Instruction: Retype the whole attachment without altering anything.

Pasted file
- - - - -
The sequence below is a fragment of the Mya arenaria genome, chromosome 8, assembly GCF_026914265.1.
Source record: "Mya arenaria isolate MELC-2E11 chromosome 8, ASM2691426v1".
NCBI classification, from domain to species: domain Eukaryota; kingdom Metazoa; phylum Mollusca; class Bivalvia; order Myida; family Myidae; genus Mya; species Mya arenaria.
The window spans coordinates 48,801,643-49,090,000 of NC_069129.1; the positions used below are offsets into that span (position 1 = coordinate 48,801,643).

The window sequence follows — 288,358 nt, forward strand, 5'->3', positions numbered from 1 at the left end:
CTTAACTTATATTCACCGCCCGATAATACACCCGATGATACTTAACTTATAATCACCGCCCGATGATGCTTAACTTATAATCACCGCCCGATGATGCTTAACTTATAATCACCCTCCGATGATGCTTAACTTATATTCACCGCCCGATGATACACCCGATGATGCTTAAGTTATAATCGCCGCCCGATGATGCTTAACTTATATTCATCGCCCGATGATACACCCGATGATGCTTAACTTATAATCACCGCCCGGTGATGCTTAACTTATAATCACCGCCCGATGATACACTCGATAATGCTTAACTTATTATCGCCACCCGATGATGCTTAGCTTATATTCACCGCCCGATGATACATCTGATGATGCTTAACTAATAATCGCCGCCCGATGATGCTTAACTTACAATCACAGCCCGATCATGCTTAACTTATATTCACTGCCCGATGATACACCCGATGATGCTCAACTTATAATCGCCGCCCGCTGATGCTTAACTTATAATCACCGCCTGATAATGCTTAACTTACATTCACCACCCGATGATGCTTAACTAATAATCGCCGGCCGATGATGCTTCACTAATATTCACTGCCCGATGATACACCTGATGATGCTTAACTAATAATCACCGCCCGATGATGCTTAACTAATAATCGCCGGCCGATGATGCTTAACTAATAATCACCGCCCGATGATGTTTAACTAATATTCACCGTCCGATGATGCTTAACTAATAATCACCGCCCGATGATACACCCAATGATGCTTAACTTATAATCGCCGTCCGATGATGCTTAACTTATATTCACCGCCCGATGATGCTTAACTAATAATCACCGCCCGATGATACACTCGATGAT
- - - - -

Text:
The sequence below is a fragment of the Mya arenaria genome, chromosome 8, assembly GCF_026914265.1.
Source record: "Mya arenaria isolate MELC-2E11 chromosome 8, ASM2691426v1".
NCBI classification, from domain to species: domain Eukaryota; kingdom Metazoa; phylum Mollusca; class Bivalvia; order Myida; family Myidae; genus Mya; species Mya arenaria.
The window spans coordinates 48,801,643-49,090,000 of NC_069129.1; the positions used below are offsets into that span (position 1 = coordinate 48,801,643).

The window sequence follows — 288,358 nt, forward strand, 5'->3', positions numbered from 1 at the left end:
CTTAACTTATATTCACCGCCCGATAATACACCCGATGATACTTAACTTATAATCACCGCCCGATGATGCTTAACTTATAATCACCGCCCGATGATGCTTAACTTATAATCACCCTCCGATGATGCTTAACTTATATTCACCGCCCGATGATACACCCGATGATGCTTAAGTTATAATCGCCGCCCGATGATGCTTAACTTATATTCATCGCCCGATGATACACCCGATGATGCTTAACTTATAATCACCGCCCGGTGATGCTTAACTTATAATCACCGCCCGATGATACACTCGATAATGCTTAACTTATTATCGCCACCCGATGATGCTTAGCTTATATTCACCGCCCGATGATACATCTGATGATGCTTAACTAATAATCGCCGCCCGATGATGCTTAACTTACAATCACAGCCCGATCATGCTTAACTTATATTCACTGCCCGATGATACACCCGATGATGCTCAACTTATAATCGCCGCCCGCTGATGCTTAACTTATAATCACCGCCTGATAATGCTTAACTTACATTCACCACCCGATGATGCTTAACTAATAATCGCCGGCCGATGATGCTTCACTAATATTCACTGCCCGATGATACACCTGATGATGCTTAACTAATAATCACCGCCCGATGATGCTTAACTAATAATCGCCGGCCGATGATGCTTAACTAATAATCACCGCCCGATGATGTTTAACTAATATTCACCGTCCGATGATGCTTAACTAATAATCACCGCCCGATGATACACCCAATGATGCTTAACTTATAATCGCCGTCCGATGATGCTTAACTTATATTCACCGCCCGATGATGCTTAACTAATAATCACCGCCCGATGATACACTCGATGAT